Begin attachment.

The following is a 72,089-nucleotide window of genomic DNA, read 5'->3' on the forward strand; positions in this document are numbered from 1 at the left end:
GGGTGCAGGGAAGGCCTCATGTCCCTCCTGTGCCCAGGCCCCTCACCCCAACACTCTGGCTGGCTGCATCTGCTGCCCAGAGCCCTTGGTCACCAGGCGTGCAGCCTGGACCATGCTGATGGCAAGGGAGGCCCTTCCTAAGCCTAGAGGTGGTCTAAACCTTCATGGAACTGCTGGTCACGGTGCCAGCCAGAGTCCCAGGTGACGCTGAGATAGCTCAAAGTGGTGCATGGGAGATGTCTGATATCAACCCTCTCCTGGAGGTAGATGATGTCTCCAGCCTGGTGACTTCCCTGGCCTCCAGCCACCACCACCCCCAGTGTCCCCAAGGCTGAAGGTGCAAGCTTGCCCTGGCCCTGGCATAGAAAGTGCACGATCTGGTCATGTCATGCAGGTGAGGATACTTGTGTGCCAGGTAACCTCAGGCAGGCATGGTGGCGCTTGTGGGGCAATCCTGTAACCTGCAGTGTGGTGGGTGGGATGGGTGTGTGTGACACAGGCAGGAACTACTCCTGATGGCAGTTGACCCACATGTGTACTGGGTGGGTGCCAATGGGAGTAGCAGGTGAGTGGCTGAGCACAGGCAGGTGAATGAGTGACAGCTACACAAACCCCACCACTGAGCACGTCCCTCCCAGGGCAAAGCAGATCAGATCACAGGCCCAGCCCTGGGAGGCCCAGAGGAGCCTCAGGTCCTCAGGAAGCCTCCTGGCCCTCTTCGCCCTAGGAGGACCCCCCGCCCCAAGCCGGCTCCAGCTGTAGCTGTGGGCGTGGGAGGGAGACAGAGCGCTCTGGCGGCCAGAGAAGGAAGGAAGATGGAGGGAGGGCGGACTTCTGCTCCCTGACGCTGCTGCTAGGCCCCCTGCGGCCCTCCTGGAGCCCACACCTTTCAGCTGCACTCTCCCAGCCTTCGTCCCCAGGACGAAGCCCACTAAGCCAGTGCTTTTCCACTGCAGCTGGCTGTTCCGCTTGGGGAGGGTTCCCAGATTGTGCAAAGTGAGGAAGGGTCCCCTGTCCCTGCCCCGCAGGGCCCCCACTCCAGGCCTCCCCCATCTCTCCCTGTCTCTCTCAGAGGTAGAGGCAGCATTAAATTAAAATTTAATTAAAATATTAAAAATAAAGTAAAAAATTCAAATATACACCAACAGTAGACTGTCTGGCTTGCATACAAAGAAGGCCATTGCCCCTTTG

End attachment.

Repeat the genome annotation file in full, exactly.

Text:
The following is a 72,089-nucleotide window of genomic DNA, read 5'->3' on the forward strand; positions in this document are numbered from 1 at the left end:
GGGTGCAGGGAAGGCCTCATGTCCCTCCTGTGCCCAGGCCCCTCACCCCAACACTCTGGCTGGCTGCATCTGCTGCCCAGAGCCCTTGGTCACCAGGCGTGCAGCCTGGACCATGCTGATGGCAAGGGAGGCCCTTCCTAAGCCTAGAGGTGGTCTAAACCTTCATGGAACTGCTGGTCACGGTGCCAGCCAGAGTCCCAGGTGACGCTGAGATAGCTCAAAGTGGTGCATGGGAGATGTCTGATATCAACCCTCTCCTGGAGGTAGATGATGTCTCCAGCCTGGTGACTTCCCTGGCCTCCAGCCACCACCACCCCCAGTGTCCCCAAGGCTGAAGGTGCAAGCTTGCCCTGGCCCTGGCATAGAAAGTGCACGATCTGGTCATGTCATGCAGGTGAGGATACTTGTGTGCCAGGTAACCTCAGGCAGGCATGGTGGCGCTTGTGGGGCAATCCTGTAACCTGCAGTGTGGTGGGTGGGATGGGTGTGTGTGACACAGGCAGGAACTACTCCTGATGGCAGTTGACCCACATGTGTACTGGGTGGGTGCCAATGGGAGTAGCAGGTGAGTGGCTGAGCACAGGCAGGTGAATGAGTGACAGCTACACAAACCCCACCACTGAGCACGTCCCTCCCAGGGCAAAGCAGATCAGATCACAGGCCCAGCCCTGGGAGGCCCAGAGGAGCCTCAGGTCCTCAGGAAGCCTCCTGGCCCTCTTCGCCCTAGGAGGACCCCCCGCCCCAAGCCGGCTCCAGCTGTAGCTGTGGGCGTGGGAGGGAGACAGAGCGCTCTGGCGGCCAGAGAAGGAAGGAAGATGGAGGGAGGGCGGACTTCTGCTCCCTGACGCTGCTGCTAGGCCCCCTGCGGCCCTCCTGGAGCCCACACCTTTCAGCTGCACTCTCCCAGCCTTCGTCCCCAGGACGAAGCCCACTAAGCCAGTGCTTTTCCACTGCAGCTGGCTGTTCCGCTTGGGGAGGGTTCCCAGATTGTGCAAAGTGAGGAAGGGTCCCCTGTCCCTGCCCCGCAGGGCCCCCACTCCAGGCCTCCCCCATCTCTCCCTGTCTCTCTCAGAGGTAGAGGCAGCATTAAATTAAAATTTAATTAAAATATTAAAAATAAAGTAAAAAATTCAAATATACACCAACAGTAGACTGTCTGGCTTGCATACAAAGAAGGCCATTGCCCCTTTG